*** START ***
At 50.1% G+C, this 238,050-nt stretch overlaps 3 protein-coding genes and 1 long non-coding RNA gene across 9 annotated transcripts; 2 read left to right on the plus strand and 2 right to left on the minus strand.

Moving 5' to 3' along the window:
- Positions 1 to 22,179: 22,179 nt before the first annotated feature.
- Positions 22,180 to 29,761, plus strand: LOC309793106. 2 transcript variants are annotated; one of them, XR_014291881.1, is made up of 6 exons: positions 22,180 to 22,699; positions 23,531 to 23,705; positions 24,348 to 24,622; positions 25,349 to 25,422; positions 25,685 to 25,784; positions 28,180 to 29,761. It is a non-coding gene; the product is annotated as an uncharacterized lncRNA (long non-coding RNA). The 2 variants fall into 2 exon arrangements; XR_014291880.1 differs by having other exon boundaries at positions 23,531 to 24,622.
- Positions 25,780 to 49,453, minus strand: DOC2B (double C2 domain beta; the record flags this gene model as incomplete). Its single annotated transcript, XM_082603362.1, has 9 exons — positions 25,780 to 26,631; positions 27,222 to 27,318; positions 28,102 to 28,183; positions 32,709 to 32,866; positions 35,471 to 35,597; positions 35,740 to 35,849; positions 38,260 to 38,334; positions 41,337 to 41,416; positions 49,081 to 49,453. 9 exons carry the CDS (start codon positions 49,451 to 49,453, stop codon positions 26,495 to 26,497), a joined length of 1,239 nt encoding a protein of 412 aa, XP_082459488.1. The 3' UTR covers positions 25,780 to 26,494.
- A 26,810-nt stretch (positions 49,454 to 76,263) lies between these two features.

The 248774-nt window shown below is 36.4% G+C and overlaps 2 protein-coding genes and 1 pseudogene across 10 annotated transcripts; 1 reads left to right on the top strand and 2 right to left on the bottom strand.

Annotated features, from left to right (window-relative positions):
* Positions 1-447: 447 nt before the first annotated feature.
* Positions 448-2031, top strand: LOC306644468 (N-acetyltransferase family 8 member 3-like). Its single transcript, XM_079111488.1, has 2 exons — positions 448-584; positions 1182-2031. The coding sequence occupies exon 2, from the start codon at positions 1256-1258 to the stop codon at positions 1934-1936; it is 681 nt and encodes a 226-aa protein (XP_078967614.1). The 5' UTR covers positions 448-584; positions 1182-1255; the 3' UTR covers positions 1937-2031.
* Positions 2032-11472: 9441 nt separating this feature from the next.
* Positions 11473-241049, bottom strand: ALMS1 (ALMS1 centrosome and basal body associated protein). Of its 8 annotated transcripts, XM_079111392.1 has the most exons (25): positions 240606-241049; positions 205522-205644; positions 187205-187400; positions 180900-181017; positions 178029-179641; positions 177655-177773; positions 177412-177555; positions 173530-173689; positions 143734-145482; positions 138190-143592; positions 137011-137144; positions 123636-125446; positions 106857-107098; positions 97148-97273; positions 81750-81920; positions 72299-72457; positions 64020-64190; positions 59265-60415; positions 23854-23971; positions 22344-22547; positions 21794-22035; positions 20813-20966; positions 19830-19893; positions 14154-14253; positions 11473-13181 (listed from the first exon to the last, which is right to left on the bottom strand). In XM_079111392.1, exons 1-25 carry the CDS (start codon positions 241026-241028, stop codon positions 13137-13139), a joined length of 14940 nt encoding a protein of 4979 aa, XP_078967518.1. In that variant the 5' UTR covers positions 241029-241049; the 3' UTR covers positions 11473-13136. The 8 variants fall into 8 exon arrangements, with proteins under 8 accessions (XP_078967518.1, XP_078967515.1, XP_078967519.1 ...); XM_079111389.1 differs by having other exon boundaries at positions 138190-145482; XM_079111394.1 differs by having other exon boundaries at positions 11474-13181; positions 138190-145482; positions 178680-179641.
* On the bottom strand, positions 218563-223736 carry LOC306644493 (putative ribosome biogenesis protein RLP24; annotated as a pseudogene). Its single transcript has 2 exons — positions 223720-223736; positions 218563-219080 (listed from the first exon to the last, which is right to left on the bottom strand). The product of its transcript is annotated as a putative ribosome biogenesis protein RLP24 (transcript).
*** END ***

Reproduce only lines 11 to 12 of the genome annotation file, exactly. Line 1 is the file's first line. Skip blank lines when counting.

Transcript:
* Positions 2032-11472: 9441 nt separating this feature from the next.
* Positions 11473-241049, bottom strand: ALMS1 (ALMS1 centrosome and basal body associated protein). Of its 8 annotated transcripts, XM_079111392.1 has the most exons (25): positions 240606-241049; positions 205522-205644; positions 187205-187400; positions 180900-181017; positions 178029-179641; positions 177655-177773; positions 177412-177555; positions 173530-173689; positions 143734-145482; positions 138190-143592; positions 137011-137144; positions 123636-125446; positions 106857-107098; positions 97148-97273; positions 81750-81920; positions 72299-72457; positions 64020-64190; positions 59265-60415; positions 23854-23971; positions 22344-22547; positions 21794-22035; positions 20813-20966; positions 19830-19893; positions 14154-14253; positions 11473-13181 (listed from the first exon to the last, which is right to left on the bottom strand). In XM_079111392.1, exons 1-25 carry the CDS (start codon positions 241026-241028, stop codon positions 13137-13139), a joined length of 14940 nt encoding a protein of 4979 aa, XP_078967518.1. In that variant the 5' UTR covers positions 241029-241049; the 3' UTR covers positions 11473-13136. The 8 variants fall into 8 exon arrangements, with proteins under 8 accessions (XP_078967518.1, XP_078967515.1, XP_078967519.1 ...); XM_079111389.1 differs by having other exon boundaries at positions 138190-145482; XM_079111394.1 differs by having other exon boundaries at positions 11474-13181; positions 138190-145482; positions 178680-179641.